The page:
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    Modern capabilities, resurrected and refined tactics: How Army Reserve combat support units train to counter UAS at CSTX

    Decoy Tactical Operations Center: How Army Reserve combat support units train to counter UAS at CSTX

    Photo By Spc. Britton Spencer | Army Reserve Soldiers assigned to the 801st Engineer Company, the 157th Combat...... read more read more



    Story by Spc. Britton Spencer 

    Exercise News Day

    FORT HUNTER LIGGETT, Calif.-- With national threats escalating worldwide, Army Reserve Soldiers must be prepared to deploy on today’s modern battlefield, which has proven the utility of unmanned aircraft system capabilities in military surveillance and intelligence collection.

    The Army Reserve integrated training to counter modern adversary drones in Combat Support Training Exercise 24-01, conducted during the first two weeks of June 2024, at Fort Hunter Liggett, California.

    The 91st Training Division’s instructors utilize UASs to provide troops with realistic training that is authentic to modern combat scenarios observed in Ukraine and other conflicts.

    “Many of the things we are looking at are composition and disposition at our training sites, as well as how our units are situated out there, what resources they have, water and fuel,” said Army Reserve Lt. Col. Vince Frausto, Branch Chief of Operational Effects for the 91st Training Division Headquarters Company. “We can also monitor, with the UASs, vehicle movements as well as staging areas you can use.”

    Soldiers on the ground are trained to identify drones and report them to their command chains.

    “The troops are taking steps that are aligned with our doctrine,” Frausto continued, “from dispersion to dislocation as well as using the natural terrain to conceal and camouflage where they are and where their resources are located.”

    Soldiers assigned to the 801st Engineer Company and the 157th Combat Sustainment Support Battalion, under direction from Col. David Acosta, Commander of 2nd Brigade, 91st Training Division, constructed decoy tactical operation centers across CSTX training areas to frustrate opposition force drone intelligence collection.

    “The idea behind making this structure is that in the current operational environment we find ourselves in, there are so many sensors out there looking for targets,” said Acosta. “You see this particularly in Ukraine, but also in other conflicts, and so, by being able to conceal one’s true command post, you’re enhancing the survivability of the force.”

    Decoy construction is a recurring tactic in warfare. U.S. and British Soldiers constructed decoy equipment and vehicles to confuse the Axis Powers in Europe during World War II.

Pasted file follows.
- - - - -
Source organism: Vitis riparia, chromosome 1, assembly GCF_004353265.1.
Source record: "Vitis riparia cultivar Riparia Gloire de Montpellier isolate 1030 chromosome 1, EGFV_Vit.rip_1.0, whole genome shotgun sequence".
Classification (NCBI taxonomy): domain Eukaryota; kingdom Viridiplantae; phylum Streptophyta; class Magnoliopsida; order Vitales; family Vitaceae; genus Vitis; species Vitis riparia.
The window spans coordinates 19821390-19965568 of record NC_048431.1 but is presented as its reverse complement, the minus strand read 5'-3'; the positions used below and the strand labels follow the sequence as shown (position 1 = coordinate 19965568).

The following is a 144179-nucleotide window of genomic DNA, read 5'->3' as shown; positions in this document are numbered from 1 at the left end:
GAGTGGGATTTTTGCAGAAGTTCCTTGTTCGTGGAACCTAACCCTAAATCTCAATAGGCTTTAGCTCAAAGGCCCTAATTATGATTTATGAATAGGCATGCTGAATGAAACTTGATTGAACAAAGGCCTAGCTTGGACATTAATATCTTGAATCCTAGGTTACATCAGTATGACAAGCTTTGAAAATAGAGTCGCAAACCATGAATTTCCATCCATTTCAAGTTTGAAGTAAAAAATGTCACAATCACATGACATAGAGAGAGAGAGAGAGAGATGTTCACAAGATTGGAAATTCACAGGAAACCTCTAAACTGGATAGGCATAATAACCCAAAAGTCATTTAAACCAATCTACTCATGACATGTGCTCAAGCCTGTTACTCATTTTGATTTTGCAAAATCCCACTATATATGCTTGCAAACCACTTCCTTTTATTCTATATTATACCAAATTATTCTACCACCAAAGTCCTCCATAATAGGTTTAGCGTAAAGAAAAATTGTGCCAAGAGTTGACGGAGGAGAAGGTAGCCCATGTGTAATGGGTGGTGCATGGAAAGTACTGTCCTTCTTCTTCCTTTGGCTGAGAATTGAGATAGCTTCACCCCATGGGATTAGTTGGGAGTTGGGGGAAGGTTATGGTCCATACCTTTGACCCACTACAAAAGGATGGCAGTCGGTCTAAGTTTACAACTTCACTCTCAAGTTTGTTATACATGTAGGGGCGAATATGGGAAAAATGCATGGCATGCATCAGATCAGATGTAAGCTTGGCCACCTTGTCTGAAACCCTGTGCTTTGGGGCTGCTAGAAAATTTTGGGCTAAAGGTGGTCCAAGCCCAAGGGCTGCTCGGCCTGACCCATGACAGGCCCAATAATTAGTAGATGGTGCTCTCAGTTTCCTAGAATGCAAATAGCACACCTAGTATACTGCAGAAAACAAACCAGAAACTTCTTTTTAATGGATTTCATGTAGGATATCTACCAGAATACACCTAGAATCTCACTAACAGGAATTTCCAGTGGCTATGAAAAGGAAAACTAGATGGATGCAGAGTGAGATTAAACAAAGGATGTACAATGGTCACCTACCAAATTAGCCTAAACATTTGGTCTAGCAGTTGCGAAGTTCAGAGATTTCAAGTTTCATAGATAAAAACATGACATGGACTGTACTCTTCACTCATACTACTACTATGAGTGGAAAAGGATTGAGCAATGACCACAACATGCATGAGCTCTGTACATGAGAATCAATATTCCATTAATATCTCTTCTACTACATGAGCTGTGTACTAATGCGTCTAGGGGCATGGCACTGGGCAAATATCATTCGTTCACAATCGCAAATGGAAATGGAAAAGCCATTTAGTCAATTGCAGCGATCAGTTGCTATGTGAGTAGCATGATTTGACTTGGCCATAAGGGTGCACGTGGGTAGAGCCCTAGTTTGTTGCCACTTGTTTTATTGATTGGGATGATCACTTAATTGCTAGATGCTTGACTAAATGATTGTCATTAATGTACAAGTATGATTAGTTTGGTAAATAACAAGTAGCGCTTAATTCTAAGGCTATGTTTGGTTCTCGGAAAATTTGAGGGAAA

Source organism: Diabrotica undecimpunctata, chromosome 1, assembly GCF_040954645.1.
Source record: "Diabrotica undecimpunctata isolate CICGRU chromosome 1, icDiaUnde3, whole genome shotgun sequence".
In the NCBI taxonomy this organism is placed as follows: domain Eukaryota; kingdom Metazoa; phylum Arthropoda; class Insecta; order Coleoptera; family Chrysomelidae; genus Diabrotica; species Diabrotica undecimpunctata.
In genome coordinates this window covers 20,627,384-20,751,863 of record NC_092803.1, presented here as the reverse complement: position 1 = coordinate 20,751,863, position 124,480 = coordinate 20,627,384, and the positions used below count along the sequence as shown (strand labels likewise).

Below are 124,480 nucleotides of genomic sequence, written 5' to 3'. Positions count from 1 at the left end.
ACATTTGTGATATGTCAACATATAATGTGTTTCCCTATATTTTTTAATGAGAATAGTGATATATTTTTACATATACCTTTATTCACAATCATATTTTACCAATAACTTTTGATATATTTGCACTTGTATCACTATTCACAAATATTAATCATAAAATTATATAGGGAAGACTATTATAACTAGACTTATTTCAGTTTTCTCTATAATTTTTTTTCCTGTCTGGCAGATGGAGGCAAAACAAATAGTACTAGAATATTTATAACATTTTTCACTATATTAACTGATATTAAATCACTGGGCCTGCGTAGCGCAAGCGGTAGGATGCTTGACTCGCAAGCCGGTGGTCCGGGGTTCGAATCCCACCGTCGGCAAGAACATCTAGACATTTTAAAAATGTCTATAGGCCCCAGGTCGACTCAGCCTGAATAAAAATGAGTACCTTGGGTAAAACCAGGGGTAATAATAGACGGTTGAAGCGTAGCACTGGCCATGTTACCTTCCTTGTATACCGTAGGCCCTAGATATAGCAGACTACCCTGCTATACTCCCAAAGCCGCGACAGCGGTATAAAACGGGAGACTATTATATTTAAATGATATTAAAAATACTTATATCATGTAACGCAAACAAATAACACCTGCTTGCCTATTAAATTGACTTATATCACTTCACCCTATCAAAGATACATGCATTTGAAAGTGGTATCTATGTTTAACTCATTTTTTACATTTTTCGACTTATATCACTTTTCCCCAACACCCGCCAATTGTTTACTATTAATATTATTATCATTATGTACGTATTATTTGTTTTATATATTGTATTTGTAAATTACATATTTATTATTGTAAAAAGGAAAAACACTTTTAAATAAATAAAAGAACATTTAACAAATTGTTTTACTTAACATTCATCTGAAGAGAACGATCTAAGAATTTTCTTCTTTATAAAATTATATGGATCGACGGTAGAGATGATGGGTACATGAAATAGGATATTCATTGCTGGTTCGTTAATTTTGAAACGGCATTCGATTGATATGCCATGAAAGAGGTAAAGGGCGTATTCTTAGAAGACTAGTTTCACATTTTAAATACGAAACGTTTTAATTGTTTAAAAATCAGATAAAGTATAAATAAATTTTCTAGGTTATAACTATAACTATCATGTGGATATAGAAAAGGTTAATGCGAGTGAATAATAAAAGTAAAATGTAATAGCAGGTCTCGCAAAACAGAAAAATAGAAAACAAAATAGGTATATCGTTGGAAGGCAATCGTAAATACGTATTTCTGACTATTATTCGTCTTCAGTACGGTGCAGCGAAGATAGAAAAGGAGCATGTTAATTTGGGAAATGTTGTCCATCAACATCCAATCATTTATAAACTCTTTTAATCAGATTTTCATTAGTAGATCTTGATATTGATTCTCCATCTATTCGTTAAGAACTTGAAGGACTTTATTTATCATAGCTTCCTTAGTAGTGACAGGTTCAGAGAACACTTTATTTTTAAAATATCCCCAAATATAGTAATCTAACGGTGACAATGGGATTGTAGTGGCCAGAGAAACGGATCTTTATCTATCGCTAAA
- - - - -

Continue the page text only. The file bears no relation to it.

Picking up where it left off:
“This kind of operation, using decoys, has been seen throughout history, the most common example people think of is during World War II. There are pictures of inflatable tanks,” said Acosta. “The 23rd Headquarters Special Troops known as the ‘Ghost Army’ operated throughout the European theater of operations before the D-Day landings in 1944 to great success in confusing the Germans about the true intent of allied operations on the Western Front.”

    This resurrected form of intelligence denial makes it extremely difficult for an adversary to assess U.S. troop numbers and assets accurately.

    The decoy structures can be quickly assembled with recycled materials and can be difficult to distinguish from real tactical operation centers.

    “These [structures] can be created at relatively low cost, few resources, but with huge dividends in terms of being able to continue the fight,” said Acosta.

    One decoy structure was constructed out of materials from a used, inoperable tactical operation center, netting, a chair scavenged from trash, and a broken commercial television antenna painted to resemble a military communication system. Soldiers contributed empty food boxes weighed down by rocks to create the illusion of an active presence in the area.

    “Having something that looks and smells like the real thing…if you confuse an adversary’s surveillance,” Acosta continued, “you’ve effectively bought yourself a few extra minutes on the current battlefield.”

    To further increase realism, instructors rigged some of the UASs to drop weight-filled tennis balls, representative of explosives, near Soldiers The Soldiers found within the radius of the simulated explosives became casualties within the scenario.

    “We’ve seen a lot of this in the real world, some of it posted on social media sites, with what’s occurring overseas, for example, in Ukraine, so we wanted to add that level of realism,” said Frausto.



    Date Taken: 06.11.2024
    Date Posted: 06.12.2024 18:41
    Story ID: 473690

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